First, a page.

> ways something can go wrong.

    I absolutely agree with you … furthermore, if you deeply understand and use TDD, your “code quality” and testability will be higher and stronger even if you’re not writing tests at all. I’ve noticed that, switching from a new project to a legacy one. In the first I have my tests assemblies with Nunit and cruise control. In the second, absolutely nothing. Yes…you feel like a wire-walker but without the security net 100 feets under. But my code style is still the same…it’s like I’m writing tests in my mind…

    I don’t know if this is an useful comment … 🙂
    Hi everybody!

  7. The question I grapple with often is “How do I bootstrap an agile team?” Agility expects (assumes?) that a team shares a common value system. So the real question I ponder is “How do we create a shared value system?” I think the answer may well be in “humility”. And perhaps an unwavering dedication and belief system.

    I try to bring the philosphy of Ubuntu into teams. Ubuntu is simple: people are people through (other) people. That is how Mandela transformed a nation, and how Ghandi changed the minds of the British Empire. The common behavior of these two men is “humility”.

  8. I think we agree, Lorenzo. It’s great if you do the actual unit tests in code and approach your coding with “tests in mind” of course. It all makes the code better!

    Aslam, that’s a very interesting philosophical approach. There is definitely such a thing as Agile values, although like a lot of value systems (and unlike others!) Agile doesn’t purport to explain everything about life. 🙂 I’ve done Agile work with people from many backgrounds who have very different value systems outside of our work environment… but still, I agree, Agile requires a kind of thoughtfulness that the very structured methodologies don’t.

    That’s what I meant when I said, “Agile is about you.” It is a way of thinking and feeling that goes beyond the procedures.

  9. This is a load of philosophical, agenda-based crap. The only one thing I’ve found you cannot do without is feedback. If you do not get feedback on your work you can never be done. If you are never done, you never get paid.

  10. Great article! This is truly spot-on and is extremely important insights if you’re going to pull off the Scrum methodology.

    I wish everybody – especially in management – at every company tried to understand this…

    I particularly liked this part:

    “… there has to be an attitude in middle-to-senior management that they don’t know everything, that some things aren’t amenable to control, that surprise is something that should be expected. You have to trust your teams, even when they don’t deliver the results you expect.”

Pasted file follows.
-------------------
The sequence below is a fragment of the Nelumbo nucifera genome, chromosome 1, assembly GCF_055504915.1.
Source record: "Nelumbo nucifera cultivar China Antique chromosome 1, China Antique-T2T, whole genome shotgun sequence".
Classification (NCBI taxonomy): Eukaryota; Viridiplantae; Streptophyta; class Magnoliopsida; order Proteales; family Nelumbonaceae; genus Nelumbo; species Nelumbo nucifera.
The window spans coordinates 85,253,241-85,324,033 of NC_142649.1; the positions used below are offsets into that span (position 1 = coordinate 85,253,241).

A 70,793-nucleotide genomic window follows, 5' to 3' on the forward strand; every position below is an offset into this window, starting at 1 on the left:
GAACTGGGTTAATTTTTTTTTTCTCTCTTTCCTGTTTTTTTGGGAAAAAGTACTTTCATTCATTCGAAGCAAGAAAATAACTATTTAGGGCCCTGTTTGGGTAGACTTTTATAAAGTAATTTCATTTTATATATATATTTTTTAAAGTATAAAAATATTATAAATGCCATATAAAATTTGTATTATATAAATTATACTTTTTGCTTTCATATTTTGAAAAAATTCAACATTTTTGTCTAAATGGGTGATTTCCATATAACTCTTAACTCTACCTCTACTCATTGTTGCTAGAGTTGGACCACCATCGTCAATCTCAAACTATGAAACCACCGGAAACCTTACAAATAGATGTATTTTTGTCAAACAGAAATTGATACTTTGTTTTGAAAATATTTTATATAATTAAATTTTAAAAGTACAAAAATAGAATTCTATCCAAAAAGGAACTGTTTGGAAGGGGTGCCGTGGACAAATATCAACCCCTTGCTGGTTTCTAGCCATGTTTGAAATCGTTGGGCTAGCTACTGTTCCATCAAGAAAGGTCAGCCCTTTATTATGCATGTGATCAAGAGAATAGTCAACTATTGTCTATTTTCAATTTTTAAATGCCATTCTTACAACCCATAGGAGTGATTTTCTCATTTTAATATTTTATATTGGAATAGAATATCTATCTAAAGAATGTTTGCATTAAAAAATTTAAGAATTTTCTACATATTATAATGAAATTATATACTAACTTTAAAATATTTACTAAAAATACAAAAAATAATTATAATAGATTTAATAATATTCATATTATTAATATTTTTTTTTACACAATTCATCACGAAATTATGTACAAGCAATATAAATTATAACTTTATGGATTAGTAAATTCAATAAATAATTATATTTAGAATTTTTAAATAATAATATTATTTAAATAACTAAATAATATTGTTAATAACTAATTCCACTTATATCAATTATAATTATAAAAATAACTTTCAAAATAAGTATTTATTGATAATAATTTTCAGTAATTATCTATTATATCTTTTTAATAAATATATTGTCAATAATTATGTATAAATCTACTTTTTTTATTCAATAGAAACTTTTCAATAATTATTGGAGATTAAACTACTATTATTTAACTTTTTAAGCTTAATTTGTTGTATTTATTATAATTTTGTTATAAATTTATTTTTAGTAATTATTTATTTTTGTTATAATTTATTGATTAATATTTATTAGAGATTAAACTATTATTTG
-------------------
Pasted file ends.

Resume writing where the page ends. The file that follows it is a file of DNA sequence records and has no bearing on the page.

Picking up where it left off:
Well done!

  11. Thank you for your comment, “Bull.” I think we agree on everything except the “crap” part, because feedback only works if you’re truly willing to accept it. It’s still incredibly important to listen and observe… with (ta-da!) humility.

    If new information is to penetrate, management has to know they do not already know everything.

    Kristofer, you’re too kind. I’m rethinking that last sentence you quoted, “You have to trust your teams, even when they don’t deliver the results you expect.” Hmmmm. At what point do you stop trusting? I mean, there are bad developers out there, or good developers organized in really bad ways. I don’t have an instant answer for that, even though it’s the type of thing I’m sometimes called upon to help decide. So thank you for reminding me of that.

  12. YES! It is totally about getting rid of the pointy-hairs.

    So many times I’ve heard managers brag about their ‘Agile’ approach or team, and it turns out to be exactly like the Dilbert cartoon shown.

    It’s been very disheartening to watch the term ‘Agile’ degrade over the last 3 or 4 years, from something that had substance and represented a welcome departure from the brain-dead corporate beancounter mindset, to become another code-word for unrealistic deadlines and a total disregard for all the hard lessons of the last few decades as the practice of software has evolved.

  13. Great post,

    and you hit the nail right on the head, I sometimes fallen prey to introducing teams to the practices instead of taking a step back and explaining the objectives, a empowered, responsible and accountable team